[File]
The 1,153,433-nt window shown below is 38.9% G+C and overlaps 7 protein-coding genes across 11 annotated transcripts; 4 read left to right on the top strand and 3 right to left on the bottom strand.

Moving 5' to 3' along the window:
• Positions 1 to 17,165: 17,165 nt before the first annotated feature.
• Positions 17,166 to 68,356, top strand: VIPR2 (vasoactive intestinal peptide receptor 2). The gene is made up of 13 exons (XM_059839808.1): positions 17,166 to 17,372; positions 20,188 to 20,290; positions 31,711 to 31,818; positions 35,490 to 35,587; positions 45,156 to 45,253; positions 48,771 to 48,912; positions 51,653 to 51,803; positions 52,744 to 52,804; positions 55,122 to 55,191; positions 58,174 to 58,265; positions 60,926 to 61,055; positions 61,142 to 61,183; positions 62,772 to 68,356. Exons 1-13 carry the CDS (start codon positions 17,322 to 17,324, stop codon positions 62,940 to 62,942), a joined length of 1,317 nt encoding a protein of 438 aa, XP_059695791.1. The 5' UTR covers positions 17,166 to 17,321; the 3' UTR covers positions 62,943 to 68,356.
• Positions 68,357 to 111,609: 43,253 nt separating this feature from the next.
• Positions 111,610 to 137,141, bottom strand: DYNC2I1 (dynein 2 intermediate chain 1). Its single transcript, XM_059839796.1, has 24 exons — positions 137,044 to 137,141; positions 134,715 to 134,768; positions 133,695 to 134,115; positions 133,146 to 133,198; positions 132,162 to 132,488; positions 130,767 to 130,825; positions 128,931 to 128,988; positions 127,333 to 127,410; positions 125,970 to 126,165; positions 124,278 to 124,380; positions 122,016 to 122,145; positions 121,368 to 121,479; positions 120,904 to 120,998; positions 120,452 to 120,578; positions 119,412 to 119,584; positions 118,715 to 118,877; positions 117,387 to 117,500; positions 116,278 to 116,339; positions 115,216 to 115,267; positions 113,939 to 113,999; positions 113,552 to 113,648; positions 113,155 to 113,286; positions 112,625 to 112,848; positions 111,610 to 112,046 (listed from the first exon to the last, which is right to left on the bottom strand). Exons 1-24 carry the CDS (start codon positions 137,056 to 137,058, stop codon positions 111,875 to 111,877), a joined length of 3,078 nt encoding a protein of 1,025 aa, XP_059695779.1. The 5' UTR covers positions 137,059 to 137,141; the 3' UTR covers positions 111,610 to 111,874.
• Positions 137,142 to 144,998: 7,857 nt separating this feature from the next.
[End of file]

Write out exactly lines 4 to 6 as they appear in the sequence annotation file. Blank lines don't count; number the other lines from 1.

• Positions 17,166 to 68,356, top strand: VIPR2 (vasoactive intestinal peptide receptor 2). The gene is made up of 13 exons (XM_059839808.1): positions 17,166 to 17,372; positions 20,188 to 20,290; positions 31,711 to 31,818; positions 35,490 to 35,587; positions 45,156 to 45,253; positions 48,771 to 48,912; positions 51,653 to 51,803; positions 52,744 to 52,804; positions 55,122 to 55,191; positions 58,174 to 58,265; positions 60,926 to 61,055; positions 61,142 to 61,183; positions 62,772 to 68,356. Exons 1-13 carry the CDS (start codon positions 17,322 to 17,324, stop codon positions 62,940 to 62,942), a joined length of 1,317 nt encoding a protein of 438 aa, XP_059695791.1. The 5' UTR covers positions 17,166 to 17,321; the 3' UTR covers positions 62,943 to 68,356.
• Positions 68,357 to 111,609: 43,253 nt separating this feature from the next.
• Positions 111,610 to 137,141, bottom strand: DYNC2I1 (dynein 2 intermediate chain 1). Its single transcript, XM_059839796.1, has 24 exons — positions 137,044 to 137,141; positions 134,715 to 134,768; positions 133,695 to 134,115; positions 133,146 to 133,198; positions 132,162 to 132,488; positions 130,767 to 130,825; positions 128,931 to 128,988; positions 127,333 to 127,410; positions 125,970 to 126,165; positions 124,278 to 124,380; positions 122,016 to 122,145; positions 121,368 to 121,479; positions 120,904 to 120,998; positions 120,452 to 120,578; positions 119,412 to 119,584; positions 118,715 to 118,877; positions 117,387 to 117,500; positions 116,278 to 116,339; positions 115,216 to 115,267; positions 113,939 to 113,999; positions 113,552 to 113,648; positions 113,155 to 113,286; positions 112,625 to 112,848; positions 111,610 to 112,046 (listed from the first exon to the last, which is right to left on the bottom strand). Exons 1-24 carry the CDS (start codon positions 137,056 to 137,058, stop codon positions 111,875 to 111,877), a joined length of 3,078 nt encoding a protein of 1,025 aa, XP_059695779.1. The 5' UTR covers positions 137,059 to 137,141; the 3' UTR covers positions 111,610 to 111,874.